The figure has been a continuing and central subject in Inshaw's art, and in particular his treatment of the nude. His lyrical, sometimes enigmatic nudes are often also inextricably connected with the strong association of particular places, alluding to particular memories within the artist's life and they appear on beaches and in meadows. The critic Andrew Lambirth has described them as 'naughty and voluptuous, well aware of their sexuality. Provocative but decorous ... They are very much of the here and now, unidealised and prepossessing.' Inshaw himself explains how they are the intersection of many things – 'allegory, eroticism, ideal; but also reality.'
While there is the universal, there is in much of David Inshaw's work a lexicon of deeply personal symbolism and memory within his life. His bonfire and firework paintings, for instance, contain the awe and magic of our own childhood experience of Guy Fawkes' night and the deeper primal human response to the elemental sensation of fire and darkness. More formally, flames and the night are an extremely challenging subject for an artist to paint, and Inshaw successfully pulls it off with a convincing record of the impression of how such things look and feel. Yet he has also written how his first amorous experiences took place on bonfire night, so for the artist they hold a further wholly personal layer of connection.
With his friend Peter Blake, in 1975 Inshaw was one of the co-founders of the Brotherhood of Ruralists, the group of seven artists who rejected city life in favour of the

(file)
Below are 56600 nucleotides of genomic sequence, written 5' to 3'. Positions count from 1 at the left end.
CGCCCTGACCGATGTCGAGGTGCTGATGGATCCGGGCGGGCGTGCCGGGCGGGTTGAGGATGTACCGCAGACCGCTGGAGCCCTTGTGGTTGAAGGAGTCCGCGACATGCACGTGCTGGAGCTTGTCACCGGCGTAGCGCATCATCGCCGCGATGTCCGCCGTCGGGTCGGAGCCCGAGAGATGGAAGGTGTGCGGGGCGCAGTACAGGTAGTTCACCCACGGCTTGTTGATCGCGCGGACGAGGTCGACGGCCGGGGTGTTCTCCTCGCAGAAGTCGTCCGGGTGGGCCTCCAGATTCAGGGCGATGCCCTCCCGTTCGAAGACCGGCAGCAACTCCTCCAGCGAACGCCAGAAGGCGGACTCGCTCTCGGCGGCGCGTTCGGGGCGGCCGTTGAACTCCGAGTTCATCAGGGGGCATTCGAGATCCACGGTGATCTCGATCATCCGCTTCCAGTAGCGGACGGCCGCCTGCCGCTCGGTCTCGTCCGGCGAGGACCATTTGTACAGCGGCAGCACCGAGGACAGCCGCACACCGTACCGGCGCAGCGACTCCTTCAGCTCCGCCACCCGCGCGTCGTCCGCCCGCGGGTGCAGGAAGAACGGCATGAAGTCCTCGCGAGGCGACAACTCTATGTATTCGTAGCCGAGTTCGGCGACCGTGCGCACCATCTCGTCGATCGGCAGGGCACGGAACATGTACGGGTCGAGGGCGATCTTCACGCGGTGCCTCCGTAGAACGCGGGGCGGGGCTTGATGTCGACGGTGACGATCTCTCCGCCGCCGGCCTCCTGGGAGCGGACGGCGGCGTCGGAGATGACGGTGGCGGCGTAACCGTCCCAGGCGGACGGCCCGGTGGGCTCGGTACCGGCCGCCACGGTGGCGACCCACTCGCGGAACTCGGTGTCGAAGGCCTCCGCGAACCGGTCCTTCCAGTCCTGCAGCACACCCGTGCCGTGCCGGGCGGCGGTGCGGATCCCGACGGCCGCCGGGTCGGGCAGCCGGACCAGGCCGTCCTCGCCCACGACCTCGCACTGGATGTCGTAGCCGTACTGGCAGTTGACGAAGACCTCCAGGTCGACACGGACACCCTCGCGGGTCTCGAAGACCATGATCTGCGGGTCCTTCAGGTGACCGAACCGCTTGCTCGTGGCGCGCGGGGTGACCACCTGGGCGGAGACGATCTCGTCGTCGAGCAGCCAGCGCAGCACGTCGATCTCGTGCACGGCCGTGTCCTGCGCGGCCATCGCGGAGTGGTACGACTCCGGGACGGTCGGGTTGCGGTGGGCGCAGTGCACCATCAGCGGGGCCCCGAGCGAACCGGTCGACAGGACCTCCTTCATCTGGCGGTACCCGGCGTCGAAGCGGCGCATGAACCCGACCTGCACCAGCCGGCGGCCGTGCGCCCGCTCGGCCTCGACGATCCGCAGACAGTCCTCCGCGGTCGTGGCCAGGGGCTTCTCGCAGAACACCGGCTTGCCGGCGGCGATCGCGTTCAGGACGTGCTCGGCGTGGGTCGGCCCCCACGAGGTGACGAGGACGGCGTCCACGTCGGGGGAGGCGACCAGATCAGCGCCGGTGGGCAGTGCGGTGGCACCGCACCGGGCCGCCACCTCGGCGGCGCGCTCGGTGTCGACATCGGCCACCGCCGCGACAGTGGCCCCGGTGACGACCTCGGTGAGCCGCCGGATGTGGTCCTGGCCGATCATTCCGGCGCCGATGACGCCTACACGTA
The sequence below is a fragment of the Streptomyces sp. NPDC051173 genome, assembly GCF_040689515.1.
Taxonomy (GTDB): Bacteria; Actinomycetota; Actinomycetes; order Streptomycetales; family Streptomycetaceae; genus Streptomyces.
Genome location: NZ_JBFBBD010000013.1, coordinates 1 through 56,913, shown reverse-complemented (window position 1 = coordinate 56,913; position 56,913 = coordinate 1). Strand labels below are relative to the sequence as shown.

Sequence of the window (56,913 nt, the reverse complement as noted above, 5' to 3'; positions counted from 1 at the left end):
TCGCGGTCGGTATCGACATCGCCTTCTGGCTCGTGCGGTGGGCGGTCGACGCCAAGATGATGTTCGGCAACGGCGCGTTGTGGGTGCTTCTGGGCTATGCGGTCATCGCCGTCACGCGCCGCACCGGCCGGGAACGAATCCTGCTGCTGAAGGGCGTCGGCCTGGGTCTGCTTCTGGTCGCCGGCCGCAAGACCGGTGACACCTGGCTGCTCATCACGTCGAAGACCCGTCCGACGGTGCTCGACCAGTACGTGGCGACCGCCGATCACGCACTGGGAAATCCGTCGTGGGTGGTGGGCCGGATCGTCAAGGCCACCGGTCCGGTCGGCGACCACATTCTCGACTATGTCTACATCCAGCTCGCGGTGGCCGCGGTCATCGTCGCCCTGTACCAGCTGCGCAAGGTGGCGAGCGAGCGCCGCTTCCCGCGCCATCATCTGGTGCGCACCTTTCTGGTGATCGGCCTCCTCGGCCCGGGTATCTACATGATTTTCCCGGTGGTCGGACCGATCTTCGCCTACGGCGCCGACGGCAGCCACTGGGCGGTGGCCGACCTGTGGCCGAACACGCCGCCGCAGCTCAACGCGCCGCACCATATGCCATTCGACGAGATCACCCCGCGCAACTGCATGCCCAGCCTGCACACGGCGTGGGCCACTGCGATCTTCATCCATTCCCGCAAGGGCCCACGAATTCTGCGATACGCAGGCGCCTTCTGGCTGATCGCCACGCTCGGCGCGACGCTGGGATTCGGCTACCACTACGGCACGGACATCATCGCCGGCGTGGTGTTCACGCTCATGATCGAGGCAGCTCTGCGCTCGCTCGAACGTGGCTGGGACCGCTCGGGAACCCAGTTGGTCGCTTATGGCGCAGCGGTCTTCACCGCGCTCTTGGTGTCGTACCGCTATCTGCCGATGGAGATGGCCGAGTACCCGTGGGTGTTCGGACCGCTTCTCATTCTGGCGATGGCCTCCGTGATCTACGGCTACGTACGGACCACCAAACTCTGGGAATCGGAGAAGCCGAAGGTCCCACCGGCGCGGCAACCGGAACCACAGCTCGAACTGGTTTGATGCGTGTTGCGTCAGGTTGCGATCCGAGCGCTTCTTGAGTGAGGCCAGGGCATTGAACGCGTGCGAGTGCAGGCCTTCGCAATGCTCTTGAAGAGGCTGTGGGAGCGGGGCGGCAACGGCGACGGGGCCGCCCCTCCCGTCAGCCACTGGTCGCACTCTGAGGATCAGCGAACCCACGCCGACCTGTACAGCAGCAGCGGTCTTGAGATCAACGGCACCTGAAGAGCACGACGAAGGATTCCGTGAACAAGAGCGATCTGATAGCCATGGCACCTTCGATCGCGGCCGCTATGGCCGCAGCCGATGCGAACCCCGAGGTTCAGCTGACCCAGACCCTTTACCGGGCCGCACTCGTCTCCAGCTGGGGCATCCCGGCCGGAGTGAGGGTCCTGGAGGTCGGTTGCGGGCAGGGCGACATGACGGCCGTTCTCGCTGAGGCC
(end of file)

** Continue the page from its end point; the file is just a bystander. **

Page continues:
countryside, and who devoted themselves to painting subjects drawn from nature and English mythology and literature. There was never a formal manifesto, but in 1976 Peter
Blake hung them together in that year's Royal Academy Summer Exhibition under a banner proclaiming the group's name. The following summer the group were given
a Festival exhibition at The Fine Art Society's gallery in Edinburgh, where Inshaw's The Badminton Game was exhibited. In part the Ruralists were
inspired by another group of seven, the Pre-Raphaelite Brotherhood, and like them they held a canon of those who inspired them and wanted to paint subjects that were
eternal. In 1978 Peter Blake explained:
Such a declaration at this date was in fact a radical one, and so too was the group's rejection of an urban, mass market, consumerist society, echoing fringe political activism of the mid-Seventies. Their list of heroes were far from fashionable at this date, and the art world was dominated by abstraction and a wave of conceptualism that abandoned tradition and was out of sympathy with any belief in 'oil paint on canvas'.